Princeton

    June 5, 2010 at 21:04 | Report abuse | Reply
    • Gordon

      Hi, I am just wondering how your father is doing now. My father just fractured his hip and is 85 years old, as well.
      I hope your father is doing well, as my father is just beginning the recuperative phase.
      Thanks.

      February 19, 2011 at 22:02 | Report abuse |
    • Rizki

      I had exactly the same iujrny several years ago when I started running again after college. I could barely lift my leg off the table in the doctor's office and was limping when I was walking. A little while (maybe a month or so) later I started cross-training with walks. I could still feel something wasn't right then but I would test it with jogs here and there, but didn't start running on it again for a year and a half!! I wish I had gone to a physical therapist, maybe I would have recovered sooner. Now I am training for my third marathon and am always conscious about my entire body. My overtraining had caused my iujrny and I'm not going to let that happen again!! I know it's a bummer not running. Keep your head up, though, and see a physical therapist!!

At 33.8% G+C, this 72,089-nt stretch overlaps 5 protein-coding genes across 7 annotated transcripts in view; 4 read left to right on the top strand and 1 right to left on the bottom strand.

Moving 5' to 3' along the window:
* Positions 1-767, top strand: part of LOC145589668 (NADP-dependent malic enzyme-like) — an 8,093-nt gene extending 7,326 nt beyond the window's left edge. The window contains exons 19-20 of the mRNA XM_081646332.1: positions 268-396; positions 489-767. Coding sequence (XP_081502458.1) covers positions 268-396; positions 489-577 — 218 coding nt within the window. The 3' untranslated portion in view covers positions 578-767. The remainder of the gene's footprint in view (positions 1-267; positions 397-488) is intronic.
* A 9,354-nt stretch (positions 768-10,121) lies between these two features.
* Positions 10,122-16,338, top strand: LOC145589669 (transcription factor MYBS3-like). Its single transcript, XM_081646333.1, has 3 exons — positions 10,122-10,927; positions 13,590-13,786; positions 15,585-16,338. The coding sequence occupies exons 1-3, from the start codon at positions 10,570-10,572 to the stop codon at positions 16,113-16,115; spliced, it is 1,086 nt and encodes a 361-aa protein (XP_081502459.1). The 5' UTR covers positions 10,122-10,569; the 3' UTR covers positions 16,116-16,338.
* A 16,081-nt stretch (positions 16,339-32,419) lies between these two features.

September 13, 2012 at 23:46 | Report abuse |
    • Janet

      My dad had prostate cancer and was given hormones that caused osteoporosis. He had a stroke 4 years ago and last night he fractured his hip. He has heart problems and high blood pressure. He's 87. Surgery today, went well they say. After reading everything here, I am afraid that he won't be around much longer. I hope this is not the outcome, but he was moving very slowly with a walker before last night's fall. I find this all very depressing and discouraging. Is there any hope? Is there anything I can ask his doctors, therapists to do when I visit tomorrow?

      October 1, 2015 at 22:29 | Report abuse |
  16. virginia bell

    my husband has been diagnosed with fx of the femur, he is 83 and the doc is opting for rest as he has been in a wc for a month already. have you ever heard of this.

    June 25, 2010 at 10:10 | Report abuse | Reply
    • Nascimeto